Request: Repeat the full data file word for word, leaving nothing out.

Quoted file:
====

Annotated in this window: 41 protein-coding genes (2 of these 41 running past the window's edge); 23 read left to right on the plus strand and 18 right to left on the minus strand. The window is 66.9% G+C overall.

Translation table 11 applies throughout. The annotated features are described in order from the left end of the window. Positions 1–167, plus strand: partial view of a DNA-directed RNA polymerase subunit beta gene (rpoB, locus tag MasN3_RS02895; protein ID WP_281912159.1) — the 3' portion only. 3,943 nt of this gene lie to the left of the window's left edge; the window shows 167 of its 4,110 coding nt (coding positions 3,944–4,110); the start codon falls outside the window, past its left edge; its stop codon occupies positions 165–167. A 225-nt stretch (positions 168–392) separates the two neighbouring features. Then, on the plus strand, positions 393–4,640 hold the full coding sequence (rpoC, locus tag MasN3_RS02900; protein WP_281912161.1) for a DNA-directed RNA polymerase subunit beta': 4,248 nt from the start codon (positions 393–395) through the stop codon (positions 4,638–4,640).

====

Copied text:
Annotated in this window: 41 protein-coding genes (2 of these 41 running past the window's edge); 23 read left to right on the plus strand and 18 right to left on the minus strand. The window is 66.9% G+C overall.

Translation table 11 applies throughout. The annotated features are described in order from the left end of the window. Positions 1–167, plus strand: partial view of a DNA-directed RNA polymerase subunit beta gene (rpoB, locus tag MasN3_RS02895; protein ID WP_281912159.1) — the 3' portion only. 3,943 nt of this gene lie to the left of the window's left edge; the window shows 167 of its 4,110 coding nt (coding positions 3,944–4,110); the start codon falls outside the window, past its left edge; its stop codon occupies positions 165–167. A 225-nt stretch (positions 168–392) separates the two neighbouring features. Then, on the plus strand, positions 393–4,640 hold the full coding sequence (rpoC, locus tag MasN3_RS02900; protein WP_281912161.1) for a DNA-directed RNA polymerase subunit beta': 4,248 nt from the start codon (positions 393–395) through the stop codon (positions 4,638–4,640).